The Big Worry in Berlin is Now France and its Eurosceptic Voters
Photo: Tobias Koch
Over the past few months, Europeans have gradually wrapped their heads around the idea that the United Kingdom might actually vote to leave the European Union. Contingency plans were developed to prevent “contagion” and stop the EU unravelling. Yet when Europeans woke up on Friday morning to discover the Brits had actually done it, they, like many of us in the UK itself, were shocked.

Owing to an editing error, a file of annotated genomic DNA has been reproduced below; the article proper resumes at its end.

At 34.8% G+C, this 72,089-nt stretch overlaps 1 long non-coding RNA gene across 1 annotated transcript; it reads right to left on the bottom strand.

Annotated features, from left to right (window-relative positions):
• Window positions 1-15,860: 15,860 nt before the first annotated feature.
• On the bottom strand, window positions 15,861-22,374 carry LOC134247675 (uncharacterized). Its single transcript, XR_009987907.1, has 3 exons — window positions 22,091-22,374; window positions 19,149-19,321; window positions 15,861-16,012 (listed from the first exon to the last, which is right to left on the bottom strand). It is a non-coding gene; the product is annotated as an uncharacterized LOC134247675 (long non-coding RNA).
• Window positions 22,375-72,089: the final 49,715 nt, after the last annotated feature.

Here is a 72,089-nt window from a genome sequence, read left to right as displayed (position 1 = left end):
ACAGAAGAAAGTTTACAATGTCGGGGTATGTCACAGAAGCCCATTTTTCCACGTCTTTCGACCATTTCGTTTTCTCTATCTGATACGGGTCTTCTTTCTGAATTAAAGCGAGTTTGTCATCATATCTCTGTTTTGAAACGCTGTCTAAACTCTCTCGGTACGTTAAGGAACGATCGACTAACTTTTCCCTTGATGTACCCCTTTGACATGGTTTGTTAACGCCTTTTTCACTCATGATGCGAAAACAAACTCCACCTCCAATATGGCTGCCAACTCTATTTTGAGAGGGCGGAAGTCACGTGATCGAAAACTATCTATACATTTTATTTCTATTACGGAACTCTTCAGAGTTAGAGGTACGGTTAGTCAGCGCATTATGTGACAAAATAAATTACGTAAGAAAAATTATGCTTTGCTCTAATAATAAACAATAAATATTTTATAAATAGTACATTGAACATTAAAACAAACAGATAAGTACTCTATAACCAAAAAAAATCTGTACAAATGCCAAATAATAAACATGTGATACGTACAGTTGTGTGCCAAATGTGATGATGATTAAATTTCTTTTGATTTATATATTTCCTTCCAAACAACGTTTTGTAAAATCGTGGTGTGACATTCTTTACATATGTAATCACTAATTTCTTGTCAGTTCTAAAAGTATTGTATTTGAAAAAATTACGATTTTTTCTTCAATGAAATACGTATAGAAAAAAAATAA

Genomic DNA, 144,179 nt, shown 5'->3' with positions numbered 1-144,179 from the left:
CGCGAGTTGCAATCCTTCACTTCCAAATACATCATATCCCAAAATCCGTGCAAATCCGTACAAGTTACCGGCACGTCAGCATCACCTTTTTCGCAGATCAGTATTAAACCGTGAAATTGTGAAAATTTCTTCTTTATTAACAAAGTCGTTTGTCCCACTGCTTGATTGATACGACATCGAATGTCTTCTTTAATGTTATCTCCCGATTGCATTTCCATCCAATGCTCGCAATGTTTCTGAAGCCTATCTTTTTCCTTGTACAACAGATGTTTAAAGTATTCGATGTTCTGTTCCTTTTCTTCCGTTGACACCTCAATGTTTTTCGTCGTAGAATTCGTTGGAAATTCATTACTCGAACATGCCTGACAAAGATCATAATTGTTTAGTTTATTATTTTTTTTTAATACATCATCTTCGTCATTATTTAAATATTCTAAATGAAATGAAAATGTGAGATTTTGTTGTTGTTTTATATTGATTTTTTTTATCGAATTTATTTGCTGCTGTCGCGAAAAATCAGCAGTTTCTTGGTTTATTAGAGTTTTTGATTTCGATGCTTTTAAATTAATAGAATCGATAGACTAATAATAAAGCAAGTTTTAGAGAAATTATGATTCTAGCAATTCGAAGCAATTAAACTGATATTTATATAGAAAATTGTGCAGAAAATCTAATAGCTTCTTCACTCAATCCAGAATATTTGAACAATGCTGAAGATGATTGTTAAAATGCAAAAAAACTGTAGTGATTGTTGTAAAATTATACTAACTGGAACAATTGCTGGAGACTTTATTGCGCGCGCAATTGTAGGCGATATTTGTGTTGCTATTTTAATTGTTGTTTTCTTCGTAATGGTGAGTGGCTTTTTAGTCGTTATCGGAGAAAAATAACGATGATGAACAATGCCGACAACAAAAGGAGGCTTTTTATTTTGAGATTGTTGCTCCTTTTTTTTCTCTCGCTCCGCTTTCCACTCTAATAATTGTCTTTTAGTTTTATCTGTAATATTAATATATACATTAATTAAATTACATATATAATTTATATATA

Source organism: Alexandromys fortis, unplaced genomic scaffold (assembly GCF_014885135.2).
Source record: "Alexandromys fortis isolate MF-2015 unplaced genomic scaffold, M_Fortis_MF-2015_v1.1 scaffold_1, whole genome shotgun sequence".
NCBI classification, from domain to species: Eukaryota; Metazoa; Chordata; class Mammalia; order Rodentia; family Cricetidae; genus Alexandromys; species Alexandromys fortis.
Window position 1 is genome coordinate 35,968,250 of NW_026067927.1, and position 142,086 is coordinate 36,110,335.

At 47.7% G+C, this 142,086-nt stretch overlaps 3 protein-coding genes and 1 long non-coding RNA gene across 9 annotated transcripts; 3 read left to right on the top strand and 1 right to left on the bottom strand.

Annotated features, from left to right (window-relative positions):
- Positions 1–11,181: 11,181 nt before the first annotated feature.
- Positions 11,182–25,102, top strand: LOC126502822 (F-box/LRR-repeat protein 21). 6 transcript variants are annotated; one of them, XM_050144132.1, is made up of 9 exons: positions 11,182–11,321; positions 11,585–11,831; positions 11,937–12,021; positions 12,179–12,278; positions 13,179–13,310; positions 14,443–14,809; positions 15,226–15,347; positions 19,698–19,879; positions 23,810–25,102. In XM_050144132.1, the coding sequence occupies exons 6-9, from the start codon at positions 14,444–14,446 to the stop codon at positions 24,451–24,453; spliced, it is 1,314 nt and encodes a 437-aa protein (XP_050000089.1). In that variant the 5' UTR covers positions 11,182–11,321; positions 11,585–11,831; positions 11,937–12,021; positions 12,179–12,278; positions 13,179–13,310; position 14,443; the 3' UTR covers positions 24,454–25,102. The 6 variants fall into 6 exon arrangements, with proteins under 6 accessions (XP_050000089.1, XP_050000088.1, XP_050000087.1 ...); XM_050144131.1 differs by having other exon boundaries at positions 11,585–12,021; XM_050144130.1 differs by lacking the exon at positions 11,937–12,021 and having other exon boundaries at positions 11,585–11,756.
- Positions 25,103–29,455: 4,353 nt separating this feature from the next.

In particular, the British decision sent shockwaves through Germany, which finds itself increasingly at the centre of the EU and, as the chancellor, Angela Merkel, said on Friday morning, feels a special responsibility for it. The crisis comes after three others during the last six years, all of which are far from resolved. But Germans see Britain’s decision to leave the EU as an even greater existential threat than the refugee crisis, which had in turn affected them more directly than the euro crisis or the Ukraine crisis.